This verse explains the advantageous status of Seetha than Rama in her birth and brought up. mama sutaa 'my daughter...' though I have not given her a physical birth, she is godsend to me, and I brought her up as a rarest of rare daughter with all the endowments of Janaka-s lineage which are impeccable... hence she is more than my physical daughter...' siitaa 'a furrow... born a furrow, an unusual non-uterine birth than the uterine birth of Rama from his mother Kausalya... hence Seetha has a plus point... dasharatha aatmajam 'Dasharatha's, son...' a wooable bridegroom... because he is Rama ramayate iti raama 'makes others delightful...' besides this, the saying about an eligible bridegroom is there: kany˜ varayate r¨pam m˜t˜ vittam pit˜ þrutam b˜ndhav˜× þŸlam icchanti s¨pa ann˜m itare jan˜× 'a bride cherishes charming mien, a prince-charming, rather... mother the bridegroom wishes to have money through him... bridegroom's father wants him to be a wise one in dealings with his new wife and old parents... and bridegroom's relatives require of him good demeanour... and other people wish to have dough of cooked pulse-gram, marriage-feasts, rather...' so also my daughter will cherish this boy as his looks are like that of a prince-charming... and the money for his mother, scholarly attitude to his father, good demeanour and feasts etc., to friends and relatives, all he can afford... and on aasaadya reaching Rama... my daughter brings kiirti 'celebrity' to our lineage, which is in singularly unique... because kiirti is said in singular number, it will be singularly unique... hence let this boy not negate my proposal as my daughter has many plus points...'

"Oh, Kaushika, my commitment that she is the bounty of bravery has also come true... and my daughter Seetha who is nurtured well than my own lives is a worthy bride for Rama... Should you give consent, oh, Brahman, my ministers will be hastened to speedily go to Ayodhya in chariots, oh, Kaushika, let safeness betide you, and one and all by this matrimony...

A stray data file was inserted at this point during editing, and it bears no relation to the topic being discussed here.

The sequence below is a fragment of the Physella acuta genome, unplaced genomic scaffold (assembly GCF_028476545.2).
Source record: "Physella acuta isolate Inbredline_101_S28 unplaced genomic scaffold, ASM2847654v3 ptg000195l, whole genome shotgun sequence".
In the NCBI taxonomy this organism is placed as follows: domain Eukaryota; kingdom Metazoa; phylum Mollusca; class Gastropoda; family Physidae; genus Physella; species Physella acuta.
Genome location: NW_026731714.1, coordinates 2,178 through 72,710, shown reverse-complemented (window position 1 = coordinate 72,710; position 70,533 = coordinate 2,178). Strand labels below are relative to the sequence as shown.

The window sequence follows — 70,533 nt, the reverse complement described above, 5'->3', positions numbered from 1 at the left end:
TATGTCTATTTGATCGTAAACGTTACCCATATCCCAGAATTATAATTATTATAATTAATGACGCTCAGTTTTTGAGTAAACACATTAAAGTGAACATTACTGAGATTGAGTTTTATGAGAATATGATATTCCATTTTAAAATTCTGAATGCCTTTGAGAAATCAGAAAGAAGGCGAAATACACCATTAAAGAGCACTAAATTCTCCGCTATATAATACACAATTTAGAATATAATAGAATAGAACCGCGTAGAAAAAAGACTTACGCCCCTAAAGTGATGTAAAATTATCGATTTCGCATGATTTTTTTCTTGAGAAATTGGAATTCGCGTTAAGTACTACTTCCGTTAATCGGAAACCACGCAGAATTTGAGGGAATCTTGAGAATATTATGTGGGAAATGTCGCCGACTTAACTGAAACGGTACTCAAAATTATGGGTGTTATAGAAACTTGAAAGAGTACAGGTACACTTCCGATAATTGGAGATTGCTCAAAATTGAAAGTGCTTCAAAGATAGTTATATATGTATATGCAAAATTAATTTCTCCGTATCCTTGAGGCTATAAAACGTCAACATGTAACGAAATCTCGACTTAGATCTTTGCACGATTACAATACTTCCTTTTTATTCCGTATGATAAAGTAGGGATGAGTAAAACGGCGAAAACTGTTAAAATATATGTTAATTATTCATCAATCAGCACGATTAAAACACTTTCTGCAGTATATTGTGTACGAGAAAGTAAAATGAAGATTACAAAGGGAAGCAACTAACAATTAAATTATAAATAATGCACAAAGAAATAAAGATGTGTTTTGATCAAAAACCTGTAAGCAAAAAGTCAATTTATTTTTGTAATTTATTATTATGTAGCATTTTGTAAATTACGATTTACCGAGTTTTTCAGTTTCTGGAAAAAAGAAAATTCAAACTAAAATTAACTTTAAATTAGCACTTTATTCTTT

Annex: 'This boy appears to be straight from the shoulder type, and he may now say boyishly, 'no, no, I just wanted to see and feel the bow, but that poor old bow is broken in my hand, but I have never said that I will marry your daughter without the consent of my father... and I am supposed to marry whomever my father ties down my neck...' knowing him to be such, I want to send proposals to Dasharatha at Ayodhya, that too if you say yes...'

"With their observant submissions those ministers will narrate in detail about the sincere endowment of Seetha as bravery's bounty to Rama, and they will lead king Dasharatha into my city that observantly... Those ministers will also tell the king Dasharatha that both the Kakutstha-s, Rama and Lakshmana, are under the aegis of saint Vishvamitra, and thus gladdening that king they will expeditiously usher in king Dasharatha for marriage..." So said Janaka to Vishvamitra.

Vishvamitra said, "so be it," and then that right-minded king Janaka on consulting with his ministers started to send his ministers, plenipotentiaries, to Ayodhya to inform Dasharatha in detail as to what has happened, and likewise to bring him to Mithila.



Thus, this is the 67th chapter in Bala Kanda of Valmiki Ramayana, the First Epic poem of India. 

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© April, 2003, Desiraju Hanumanta Rao [Revised : January 05]